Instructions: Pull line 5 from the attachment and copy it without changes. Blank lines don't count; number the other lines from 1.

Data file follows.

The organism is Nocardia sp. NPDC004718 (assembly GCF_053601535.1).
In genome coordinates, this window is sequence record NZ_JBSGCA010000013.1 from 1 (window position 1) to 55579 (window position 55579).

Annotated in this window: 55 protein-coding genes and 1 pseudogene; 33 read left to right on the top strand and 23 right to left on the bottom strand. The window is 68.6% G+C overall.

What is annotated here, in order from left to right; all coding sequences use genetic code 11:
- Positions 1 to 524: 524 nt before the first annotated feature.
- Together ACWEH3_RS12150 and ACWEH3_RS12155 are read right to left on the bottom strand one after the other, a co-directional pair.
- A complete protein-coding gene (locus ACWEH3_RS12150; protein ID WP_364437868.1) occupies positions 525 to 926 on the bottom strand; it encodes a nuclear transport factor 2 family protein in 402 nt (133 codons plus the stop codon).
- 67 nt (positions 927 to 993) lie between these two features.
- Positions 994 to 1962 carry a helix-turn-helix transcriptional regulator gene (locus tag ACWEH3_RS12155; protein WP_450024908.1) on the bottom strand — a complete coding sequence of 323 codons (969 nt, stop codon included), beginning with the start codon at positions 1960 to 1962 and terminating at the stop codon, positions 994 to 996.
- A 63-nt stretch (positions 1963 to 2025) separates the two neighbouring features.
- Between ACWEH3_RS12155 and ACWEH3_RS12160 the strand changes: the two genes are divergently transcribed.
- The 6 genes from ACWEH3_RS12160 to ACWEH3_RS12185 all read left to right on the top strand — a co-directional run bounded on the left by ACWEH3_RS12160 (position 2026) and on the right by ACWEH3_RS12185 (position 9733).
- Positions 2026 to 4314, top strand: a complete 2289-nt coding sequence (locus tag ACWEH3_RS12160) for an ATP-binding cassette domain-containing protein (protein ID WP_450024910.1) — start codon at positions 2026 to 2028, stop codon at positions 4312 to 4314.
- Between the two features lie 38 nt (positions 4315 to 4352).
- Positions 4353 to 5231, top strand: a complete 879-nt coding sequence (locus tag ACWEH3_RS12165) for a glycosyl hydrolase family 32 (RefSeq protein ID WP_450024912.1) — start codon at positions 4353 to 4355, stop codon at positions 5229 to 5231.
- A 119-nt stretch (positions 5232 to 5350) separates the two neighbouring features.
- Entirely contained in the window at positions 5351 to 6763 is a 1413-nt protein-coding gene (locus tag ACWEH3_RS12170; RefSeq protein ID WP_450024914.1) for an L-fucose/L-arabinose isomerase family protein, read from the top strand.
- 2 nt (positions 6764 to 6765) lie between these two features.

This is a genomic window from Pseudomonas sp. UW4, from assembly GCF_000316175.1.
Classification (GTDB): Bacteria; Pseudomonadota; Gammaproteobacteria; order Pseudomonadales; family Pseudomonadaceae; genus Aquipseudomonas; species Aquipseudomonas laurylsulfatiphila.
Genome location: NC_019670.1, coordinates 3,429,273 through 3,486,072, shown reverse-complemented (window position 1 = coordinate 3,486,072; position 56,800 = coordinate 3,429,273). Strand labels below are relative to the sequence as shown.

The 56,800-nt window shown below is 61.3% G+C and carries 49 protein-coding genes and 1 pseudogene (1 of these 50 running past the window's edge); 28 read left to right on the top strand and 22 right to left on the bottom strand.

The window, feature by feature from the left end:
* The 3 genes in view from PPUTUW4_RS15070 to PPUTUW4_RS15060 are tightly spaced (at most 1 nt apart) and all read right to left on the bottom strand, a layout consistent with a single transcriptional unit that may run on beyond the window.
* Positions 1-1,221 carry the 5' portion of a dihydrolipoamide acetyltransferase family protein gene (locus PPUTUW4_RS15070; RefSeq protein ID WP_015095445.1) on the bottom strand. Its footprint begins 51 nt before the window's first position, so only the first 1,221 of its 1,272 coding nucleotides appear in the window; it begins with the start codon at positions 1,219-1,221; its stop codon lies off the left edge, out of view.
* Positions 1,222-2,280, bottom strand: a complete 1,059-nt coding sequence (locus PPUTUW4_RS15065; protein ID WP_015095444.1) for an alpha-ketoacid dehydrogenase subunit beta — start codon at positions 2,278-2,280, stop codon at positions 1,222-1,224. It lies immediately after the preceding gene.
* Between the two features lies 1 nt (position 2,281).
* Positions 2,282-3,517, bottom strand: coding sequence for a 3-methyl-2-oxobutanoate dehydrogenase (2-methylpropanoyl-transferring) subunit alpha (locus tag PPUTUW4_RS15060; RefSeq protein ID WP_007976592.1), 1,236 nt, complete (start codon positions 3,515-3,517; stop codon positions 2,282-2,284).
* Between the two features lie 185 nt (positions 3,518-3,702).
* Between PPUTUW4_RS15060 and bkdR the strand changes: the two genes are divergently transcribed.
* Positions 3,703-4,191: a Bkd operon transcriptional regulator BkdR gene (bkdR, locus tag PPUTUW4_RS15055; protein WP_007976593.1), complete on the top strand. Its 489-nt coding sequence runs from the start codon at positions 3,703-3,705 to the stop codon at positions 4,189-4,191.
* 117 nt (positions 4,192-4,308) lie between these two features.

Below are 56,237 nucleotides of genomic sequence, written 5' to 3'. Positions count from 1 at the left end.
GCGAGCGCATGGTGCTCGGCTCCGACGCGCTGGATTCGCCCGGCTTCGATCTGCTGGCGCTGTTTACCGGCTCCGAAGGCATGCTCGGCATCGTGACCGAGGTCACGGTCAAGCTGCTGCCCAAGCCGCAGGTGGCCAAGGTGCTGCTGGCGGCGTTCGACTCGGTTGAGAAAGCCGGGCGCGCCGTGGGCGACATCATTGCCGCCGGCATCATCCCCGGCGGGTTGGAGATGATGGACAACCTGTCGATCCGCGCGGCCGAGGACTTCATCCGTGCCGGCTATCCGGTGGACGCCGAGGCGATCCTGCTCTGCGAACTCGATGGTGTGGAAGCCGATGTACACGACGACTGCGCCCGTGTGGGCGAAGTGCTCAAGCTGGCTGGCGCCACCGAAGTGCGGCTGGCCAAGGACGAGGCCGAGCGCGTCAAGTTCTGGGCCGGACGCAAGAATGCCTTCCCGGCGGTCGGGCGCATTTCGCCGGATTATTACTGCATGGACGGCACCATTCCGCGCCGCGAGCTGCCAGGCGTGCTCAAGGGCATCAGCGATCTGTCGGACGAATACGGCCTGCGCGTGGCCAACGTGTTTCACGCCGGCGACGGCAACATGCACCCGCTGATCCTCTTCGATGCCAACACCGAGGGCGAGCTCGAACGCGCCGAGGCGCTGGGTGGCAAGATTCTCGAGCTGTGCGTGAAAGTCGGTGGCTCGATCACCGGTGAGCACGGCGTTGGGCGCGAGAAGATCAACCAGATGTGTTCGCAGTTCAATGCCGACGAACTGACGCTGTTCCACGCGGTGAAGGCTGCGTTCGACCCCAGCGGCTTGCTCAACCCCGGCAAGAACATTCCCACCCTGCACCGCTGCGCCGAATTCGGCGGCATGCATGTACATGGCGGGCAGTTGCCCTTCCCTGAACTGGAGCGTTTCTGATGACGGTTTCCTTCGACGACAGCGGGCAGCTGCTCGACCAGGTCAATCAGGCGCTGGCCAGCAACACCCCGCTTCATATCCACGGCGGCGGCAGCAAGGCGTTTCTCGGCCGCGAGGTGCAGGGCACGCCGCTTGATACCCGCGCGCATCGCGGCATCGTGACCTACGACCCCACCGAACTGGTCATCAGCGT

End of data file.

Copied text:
- Positions 1 to 524: 524 nt before the first annotated feature.